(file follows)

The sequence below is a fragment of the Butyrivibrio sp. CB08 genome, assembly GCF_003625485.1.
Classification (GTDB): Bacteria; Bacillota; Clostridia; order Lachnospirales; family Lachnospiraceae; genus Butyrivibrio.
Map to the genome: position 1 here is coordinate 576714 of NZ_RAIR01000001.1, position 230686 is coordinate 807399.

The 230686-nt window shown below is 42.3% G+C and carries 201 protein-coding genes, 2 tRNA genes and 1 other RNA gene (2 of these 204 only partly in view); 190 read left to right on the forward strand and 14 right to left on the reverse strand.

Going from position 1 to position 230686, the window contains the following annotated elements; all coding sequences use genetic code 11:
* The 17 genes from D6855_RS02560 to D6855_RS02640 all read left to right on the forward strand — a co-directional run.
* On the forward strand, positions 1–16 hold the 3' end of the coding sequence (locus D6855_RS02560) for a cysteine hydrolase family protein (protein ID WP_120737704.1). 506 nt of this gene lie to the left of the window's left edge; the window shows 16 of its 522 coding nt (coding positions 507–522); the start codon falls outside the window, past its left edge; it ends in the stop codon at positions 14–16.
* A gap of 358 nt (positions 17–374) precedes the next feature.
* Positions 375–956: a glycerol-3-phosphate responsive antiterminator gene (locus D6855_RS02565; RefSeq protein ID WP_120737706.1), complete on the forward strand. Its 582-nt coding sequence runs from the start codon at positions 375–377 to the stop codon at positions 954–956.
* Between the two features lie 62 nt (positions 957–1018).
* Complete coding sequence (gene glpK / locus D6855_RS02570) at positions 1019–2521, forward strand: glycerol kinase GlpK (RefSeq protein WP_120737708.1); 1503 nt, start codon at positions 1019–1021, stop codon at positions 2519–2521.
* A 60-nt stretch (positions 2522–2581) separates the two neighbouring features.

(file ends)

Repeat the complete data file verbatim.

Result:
The sequence below is a fragment of the Butyrivibrio sp. CB08 genome, assembly GCF_003625485.1.
Classification (GTDB): Bacteria; Bacillota; Clostridia; order Lachnospirales; family Lachnospiraceae; genus Butyrivibrio.
Map to the genome: position 1 here is coordinate 576714 of NZ_RAIR01000001.1, position 230686 is coordinate 807399.

The 230686-nt window shown below is 42.3% G+C and carries 201 protein-coding genes, 2 tRNA genes and 1 other RNA gene (2 of these 204 only partly in view); 190 read left to right on the forward strand and 14 right to left on the reverse strand.

Going from position 1 to position 230686, the window contains the following annotated elements; all coding sequences use genetic code 11:
* The 17 genes from D6855_RS02560 to D6855_RS02640 all read left to right on the forward strand — a co-directional run.
* On the forward strand, positions 1–16 hold the 3' end of the coding sequence (locus D6855_RS02560) for a cysteine hydrolase family protein (protein ID WP_120737704.1). 506 nt of this gene lie to the left of the window's left edge; the window shows 16 of its 522 coding nt (coding positions 507–522); the start codon falls outside the window, past its left edge; it ends in the stop codon at positions 14–16.
* A gap of 358 nt (positions 17–374) precedes the next feature.
* Positions 375–956: a glycerol-3-phosphate responsive antiterminator gene (locus D6855_RS02565; RefSeq protein ID WP_120737706.1), complete on the forward strand. Its 582-nt coding sequence runs from the start codon at positions 375–377 to the stop codon at positions 954–956.
* Between the two features lie 62 nt (positions 957–1018).
* Complete coding sequence (gene glpK / locus D6855_RS02570) at positions 1019–2521, forward strand: glycerol kinase GlpK (RefSeq protein WP_120737708.1); 1503 nt, start codon at positions 1019–1021, stop codon at positions 2519–2521.
* A 60-nt stretch (positions 2522–2581) separates the two neighbouring features.